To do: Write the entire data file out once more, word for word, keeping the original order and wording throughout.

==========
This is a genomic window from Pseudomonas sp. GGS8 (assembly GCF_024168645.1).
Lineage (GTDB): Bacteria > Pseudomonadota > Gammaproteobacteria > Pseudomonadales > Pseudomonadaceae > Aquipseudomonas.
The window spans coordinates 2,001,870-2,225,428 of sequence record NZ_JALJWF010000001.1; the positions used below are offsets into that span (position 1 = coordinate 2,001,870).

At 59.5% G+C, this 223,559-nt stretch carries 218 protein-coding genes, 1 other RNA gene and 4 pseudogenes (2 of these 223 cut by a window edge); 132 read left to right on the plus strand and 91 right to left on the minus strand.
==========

This is a genomic window from Pseudomonas sp. GGS8 (assembly GCF_024168645.1).
Lineage (GTDB): Bacteria > Pseudomonadota > Gammaproteobacteria > Pseudomonadales > Pseudomonadaceae > Aquipseudomonas.
The window spans coordinates 2,001,870-2,225,428 of sequence record NZ_JALJWF010000001.1; the positions used below are offsets into that span (position 1 = coordinate 2,001,870).

At 59.5% G+C, this 223,559-nt stretch carries 218 protein-coding genes, 1 other RNA gene and 4 pseudogenes (2 of these 223 cut by a window edge); 132 read left to right on the plus strand and 91 right to left on the minus strand.